The New York Times Editorial Board's Creepy Avengers Fantasy
A brief note on a strange byline
Over the weekend I wrote a short piece about the leaden New York Times response to Donald Trump’s campaign announcement, “America Deserves Better Than Donald Trump.” I was far from the only person in the business to chuckle about this essay, written not by staff, but the paper’s illustrious Editorial Board.
Others noted the dramatic design, which featured a photo of Donald Trump in front of a bright red background, as a painting of a similarly posed Trump in Richie Rich tennis gear looked on from the side. It’s a unique effect: funeral home meets Bob Geldof-in-The Wall meets the Biden-in-Philly speech, with a dash of the iconic shot-within-a-shot joke featuring Lloyd Bridges leaning on his desk in Airplane:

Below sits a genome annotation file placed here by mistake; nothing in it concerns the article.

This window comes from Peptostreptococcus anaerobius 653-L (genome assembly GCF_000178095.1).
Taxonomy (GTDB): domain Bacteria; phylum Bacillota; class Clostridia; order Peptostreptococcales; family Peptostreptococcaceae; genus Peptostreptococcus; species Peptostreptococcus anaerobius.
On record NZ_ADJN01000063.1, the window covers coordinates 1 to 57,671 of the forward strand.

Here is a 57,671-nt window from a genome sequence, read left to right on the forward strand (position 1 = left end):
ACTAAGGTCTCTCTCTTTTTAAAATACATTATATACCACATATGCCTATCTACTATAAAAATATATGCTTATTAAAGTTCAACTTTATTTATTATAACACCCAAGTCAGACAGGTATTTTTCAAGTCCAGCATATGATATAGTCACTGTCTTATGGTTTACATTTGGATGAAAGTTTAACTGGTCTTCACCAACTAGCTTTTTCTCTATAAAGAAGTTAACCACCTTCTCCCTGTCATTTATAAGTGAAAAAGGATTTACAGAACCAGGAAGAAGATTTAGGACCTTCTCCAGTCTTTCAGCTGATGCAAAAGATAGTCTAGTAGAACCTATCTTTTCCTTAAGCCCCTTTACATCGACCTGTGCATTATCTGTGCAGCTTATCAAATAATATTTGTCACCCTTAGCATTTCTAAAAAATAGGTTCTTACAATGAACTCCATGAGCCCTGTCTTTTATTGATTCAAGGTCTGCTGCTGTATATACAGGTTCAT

Others noted a byline-preamble that puts the reader on notice that The Editorial Board authoring the text is a separate group of individuals, with distinct “expertise” and “longstanding values,” whose ageless wisdom places it above the common run of staff.
The editorial board is a group of opinion journalists whose views are informed by expertise, research, debate and certain longstanding values. It is separate from the newsroom.
The paper has been using this “informed by expertise and longstanding values” tag for years, but there’s a story behind the practice that speaks to the increasingly bizarre fantasy gripping its editors.
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